Swirling lines move through Georgiana Houghton’s art like loose threads or tangled masses of unruly hair. Now and again eyes or faces peep through their midst, meeting ours with a deep, penetrating gaze. A visionary artist and medium with remarkable foresight, Houghton pioneered an expressive language of abstraction that was well before her time. So much so, many argue it is Houghton who was the first ever abstract artist, who delved deep into metaphysical, spiritual and subconscious worlds long before her male contemporaries caught up. In her day she earned critical attention and praise, but as is the case with so many female artists, her name became lost through the sands of time.
Not much is known about Houghton’s early life and artistic training. We do know, however, that she was born in 1814 in Las Palmas, Gran Canaria, one of 12 children. Houghton grew up predominantly in London, but she travelled frequently due to her father’s work as a merchant. Her early art reveals an inclination towards flowers and plants depicted in watercolour, which became increasingly surreal over time, and because of this it seems likely that she trained as a botanical artist at some point in her early adulthood. After losing her sister, Houghton became increasingly entrenched in her Christian beliefs about life after death.
In Victorian Britain the rising fascination with spiritualism piqued Houghton’s interest enough to draw her to a séance at the home of a well-known medium Mrs. Mary Marshall in 1859. The experience profoundly shook Houghton, and from this point onwards her interest in communing with spirits became an enduring obsession. Houghton trained as a medium herself, and she firmly believed that she could communicate with voices from beyond the grave. Her art became a manifestation of these conversations, an outlet which allowed her to visually express the transcendental emotions she felt rising up within her.
It is plain to see from her art made throughout the following decades that Houghton was an artist of formidable talent, with an extraordinary and unique vision. Her ability to blend fluid sensations of light and movement with rich and complex colour schemes through watercolour and drawing have resulted in some of the most compelling images of the modern era. Elements of figuration emerge here and there, many of which make reference to the Holy Trinity; Houghton thought connecting with the spirit world through art could bring her closer to God. Looking back, it seems hard to believe that Houghton made such radical breakthroughs even before the Impressionists had hit centre stage in the eye of the public. Even more surprisingly, Houghton claimed she was not the author of her own art, attributing her work to deceased family, ‘invisible friends’, and even distant artists from the Renaissance, who she argued channelled their own work through her mind and body.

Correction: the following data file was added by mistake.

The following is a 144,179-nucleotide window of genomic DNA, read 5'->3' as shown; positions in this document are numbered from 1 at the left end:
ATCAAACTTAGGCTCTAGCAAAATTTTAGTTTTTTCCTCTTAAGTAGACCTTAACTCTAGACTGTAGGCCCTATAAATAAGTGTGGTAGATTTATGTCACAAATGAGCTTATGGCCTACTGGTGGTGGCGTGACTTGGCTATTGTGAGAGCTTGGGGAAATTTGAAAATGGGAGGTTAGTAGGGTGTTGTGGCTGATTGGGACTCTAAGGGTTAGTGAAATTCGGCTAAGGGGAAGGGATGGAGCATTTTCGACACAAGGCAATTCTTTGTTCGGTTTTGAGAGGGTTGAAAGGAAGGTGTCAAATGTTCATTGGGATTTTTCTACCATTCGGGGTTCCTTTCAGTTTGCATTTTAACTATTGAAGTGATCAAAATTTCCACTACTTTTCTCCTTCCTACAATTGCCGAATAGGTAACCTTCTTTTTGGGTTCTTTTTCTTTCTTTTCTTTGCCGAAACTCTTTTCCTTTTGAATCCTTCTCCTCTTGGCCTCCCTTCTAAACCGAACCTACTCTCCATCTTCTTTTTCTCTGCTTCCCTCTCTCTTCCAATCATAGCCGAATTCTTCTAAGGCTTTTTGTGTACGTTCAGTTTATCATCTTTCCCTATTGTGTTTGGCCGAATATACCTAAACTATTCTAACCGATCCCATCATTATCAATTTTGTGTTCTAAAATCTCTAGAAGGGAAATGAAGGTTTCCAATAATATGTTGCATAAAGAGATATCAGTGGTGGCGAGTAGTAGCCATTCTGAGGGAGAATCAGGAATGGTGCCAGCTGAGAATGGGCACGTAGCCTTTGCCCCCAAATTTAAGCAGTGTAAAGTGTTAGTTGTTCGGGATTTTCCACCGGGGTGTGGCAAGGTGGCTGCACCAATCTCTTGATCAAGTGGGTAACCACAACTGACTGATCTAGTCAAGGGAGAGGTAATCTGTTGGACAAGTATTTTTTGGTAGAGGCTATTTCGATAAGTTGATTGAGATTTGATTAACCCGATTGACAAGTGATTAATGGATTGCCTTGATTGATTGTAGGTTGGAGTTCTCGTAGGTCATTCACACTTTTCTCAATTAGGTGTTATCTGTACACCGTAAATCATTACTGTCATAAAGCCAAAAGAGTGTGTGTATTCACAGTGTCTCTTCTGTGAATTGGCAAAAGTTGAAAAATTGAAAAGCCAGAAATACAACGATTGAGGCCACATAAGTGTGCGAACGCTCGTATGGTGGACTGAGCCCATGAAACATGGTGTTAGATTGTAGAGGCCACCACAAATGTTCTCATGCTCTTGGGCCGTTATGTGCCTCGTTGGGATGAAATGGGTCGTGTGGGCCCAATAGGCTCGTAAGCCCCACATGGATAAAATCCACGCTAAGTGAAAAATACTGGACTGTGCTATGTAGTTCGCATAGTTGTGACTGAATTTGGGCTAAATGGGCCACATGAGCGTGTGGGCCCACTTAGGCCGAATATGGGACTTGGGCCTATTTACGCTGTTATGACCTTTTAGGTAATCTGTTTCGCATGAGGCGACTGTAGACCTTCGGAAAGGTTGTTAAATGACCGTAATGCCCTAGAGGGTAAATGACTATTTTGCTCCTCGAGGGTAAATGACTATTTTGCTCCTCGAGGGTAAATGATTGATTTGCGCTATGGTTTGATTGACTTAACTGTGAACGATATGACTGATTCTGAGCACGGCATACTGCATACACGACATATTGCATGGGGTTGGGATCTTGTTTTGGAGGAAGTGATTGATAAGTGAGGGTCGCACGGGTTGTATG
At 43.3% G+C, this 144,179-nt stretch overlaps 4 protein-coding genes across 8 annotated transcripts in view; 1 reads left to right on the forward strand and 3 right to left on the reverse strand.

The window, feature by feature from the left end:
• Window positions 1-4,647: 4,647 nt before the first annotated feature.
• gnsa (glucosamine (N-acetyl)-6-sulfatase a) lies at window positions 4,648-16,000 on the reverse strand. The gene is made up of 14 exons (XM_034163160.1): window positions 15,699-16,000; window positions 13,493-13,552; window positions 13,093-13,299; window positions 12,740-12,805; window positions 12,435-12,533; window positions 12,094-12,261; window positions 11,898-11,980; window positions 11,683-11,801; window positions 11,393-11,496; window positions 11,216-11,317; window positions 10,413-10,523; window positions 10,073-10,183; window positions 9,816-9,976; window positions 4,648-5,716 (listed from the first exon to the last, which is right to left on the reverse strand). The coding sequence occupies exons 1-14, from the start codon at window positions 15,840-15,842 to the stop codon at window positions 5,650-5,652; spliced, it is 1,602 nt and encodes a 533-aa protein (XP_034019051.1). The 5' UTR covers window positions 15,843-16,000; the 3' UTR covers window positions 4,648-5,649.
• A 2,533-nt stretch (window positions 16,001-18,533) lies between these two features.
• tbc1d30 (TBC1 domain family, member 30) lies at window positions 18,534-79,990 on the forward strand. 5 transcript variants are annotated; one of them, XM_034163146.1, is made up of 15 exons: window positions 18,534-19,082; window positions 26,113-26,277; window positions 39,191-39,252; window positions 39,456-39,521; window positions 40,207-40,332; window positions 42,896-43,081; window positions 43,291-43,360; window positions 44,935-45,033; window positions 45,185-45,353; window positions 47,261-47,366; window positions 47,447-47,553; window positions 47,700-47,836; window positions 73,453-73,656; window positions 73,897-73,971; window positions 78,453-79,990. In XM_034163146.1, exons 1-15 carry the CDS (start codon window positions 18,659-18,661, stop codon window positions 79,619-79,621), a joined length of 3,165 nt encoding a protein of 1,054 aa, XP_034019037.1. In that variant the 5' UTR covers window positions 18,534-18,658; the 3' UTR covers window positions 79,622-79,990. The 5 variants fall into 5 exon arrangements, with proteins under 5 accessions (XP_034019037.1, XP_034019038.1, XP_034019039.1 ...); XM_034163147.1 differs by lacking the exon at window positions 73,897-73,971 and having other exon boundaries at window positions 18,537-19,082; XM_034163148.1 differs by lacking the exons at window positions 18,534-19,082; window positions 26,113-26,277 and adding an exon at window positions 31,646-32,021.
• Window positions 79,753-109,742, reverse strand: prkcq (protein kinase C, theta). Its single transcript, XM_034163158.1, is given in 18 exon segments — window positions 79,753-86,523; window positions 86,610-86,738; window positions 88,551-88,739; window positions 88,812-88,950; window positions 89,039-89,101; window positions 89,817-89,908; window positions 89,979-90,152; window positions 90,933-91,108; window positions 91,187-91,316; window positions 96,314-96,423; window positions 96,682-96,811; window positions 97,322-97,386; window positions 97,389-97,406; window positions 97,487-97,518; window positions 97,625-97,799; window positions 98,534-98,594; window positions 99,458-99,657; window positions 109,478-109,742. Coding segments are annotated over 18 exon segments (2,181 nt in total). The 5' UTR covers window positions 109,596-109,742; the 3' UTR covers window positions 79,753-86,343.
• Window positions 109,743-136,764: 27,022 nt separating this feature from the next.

Understandably, critics in her day questioned Houghton’s sanity, suggesting she was not of sound mind. But one particular lengthy interview with a doctor following a group séance proved she was entirely well. Over time Houghton became quite the socialite, mixing with many other high-profile mediums and spiritualists. In 1867, Houghton was even invited to give a lecture at the opening event of the Spiritual Athenaeum in London, where she showcased her striking art to a wide audience. Building on this success, four years later Houghton staged a large-scale solo show at the new British Gallery on Old Bond Street. A lengthy exhibition catalogue outlined some of the meanings behind Houghton’s art, expressing “a speech transcending mortal language.” Audiences were equally dazzled and perplexed – a critic from The Era newspaper called it “the most astonishing exhibition in London,” while another from The Daily News likened her art to “tangled threads of coloured wool.”
Much like the later Scandinavian spiritual artist Hilma af Klint, Houghton socialised in a somewhat marginalised pool of like-minded, predominantly female spiritualists, in whom she found a supportive and encouraging creative community. This meant her art was largely dismissed by wider, male oriented art audiences in her day, and the generations that followed. It is only recently that Houghton has begun to receive the widespread recognition she truly deserves. However eccentric or unbelievable the messages behind her art might be, there’s no denying her extraordinary gift for creating imagery that pulls the audience in close, and asks deep, penetrating questions about the ways we find spiritual and emotional meaning in the world.